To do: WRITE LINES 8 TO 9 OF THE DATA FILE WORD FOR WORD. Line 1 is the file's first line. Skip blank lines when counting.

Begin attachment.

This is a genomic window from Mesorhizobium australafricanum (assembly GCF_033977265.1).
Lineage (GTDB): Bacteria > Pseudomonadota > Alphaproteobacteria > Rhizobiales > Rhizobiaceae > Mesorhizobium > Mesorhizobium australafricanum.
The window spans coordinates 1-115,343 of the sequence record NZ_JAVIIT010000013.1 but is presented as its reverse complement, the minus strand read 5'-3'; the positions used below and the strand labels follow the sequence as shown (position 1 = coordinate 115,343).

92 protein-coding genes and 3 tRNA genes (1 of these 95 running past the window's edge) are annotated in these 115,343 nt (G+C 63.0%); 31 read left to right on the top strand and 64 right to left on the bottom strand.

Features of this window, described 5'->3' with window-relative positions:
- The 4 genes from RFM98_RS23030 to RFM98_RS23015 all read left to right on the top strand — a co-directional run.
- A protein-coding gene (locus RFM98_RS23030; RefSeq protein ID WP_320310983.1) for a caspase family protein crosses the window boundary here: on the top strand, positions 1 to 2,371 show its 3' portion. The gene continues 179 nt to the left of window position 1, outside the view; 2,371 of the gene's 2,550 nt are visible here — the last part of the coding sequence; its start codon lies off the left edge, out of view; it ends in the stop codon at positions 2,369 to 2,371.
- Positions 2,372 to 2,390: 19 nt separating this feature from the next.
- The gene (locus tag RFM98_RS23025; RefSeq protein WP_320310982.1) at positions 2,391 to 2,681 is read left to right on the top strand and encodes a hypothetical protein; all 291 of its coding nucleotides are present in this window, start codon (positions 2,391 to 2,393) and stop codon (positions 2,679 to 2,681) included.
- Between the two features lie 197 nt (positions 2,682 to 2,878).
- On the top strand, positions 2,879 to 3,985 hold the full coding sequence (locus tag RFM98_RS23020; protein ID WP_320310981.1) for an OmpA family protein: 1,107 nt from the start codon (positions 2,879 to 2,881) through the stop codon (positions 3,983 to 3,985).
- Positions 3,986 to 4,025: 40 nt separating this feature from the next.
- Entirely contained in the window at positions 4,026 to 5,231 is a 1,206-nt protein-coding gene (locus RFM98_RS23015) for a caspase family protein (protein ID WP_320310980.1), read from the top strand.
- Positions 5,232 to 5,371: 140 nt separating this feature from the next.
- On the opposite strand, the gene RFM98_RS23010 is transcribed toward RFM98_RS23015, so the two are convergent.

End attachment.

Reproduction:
- Positions 2,372 to 2,390: 19 nt separating this feature from the next.
- The gene (locus tag RFM98_RS23025; RefSeq protein WP_320310982.1) at positions 2,391 to 2,681 is read left to right on the top strand and encodes a hypothetical protein; all 291 of its coding nucleotides are present in this window, start codon (positions 2,391 to 2,393) and stop codon (positions 2,679 to 2,681) included.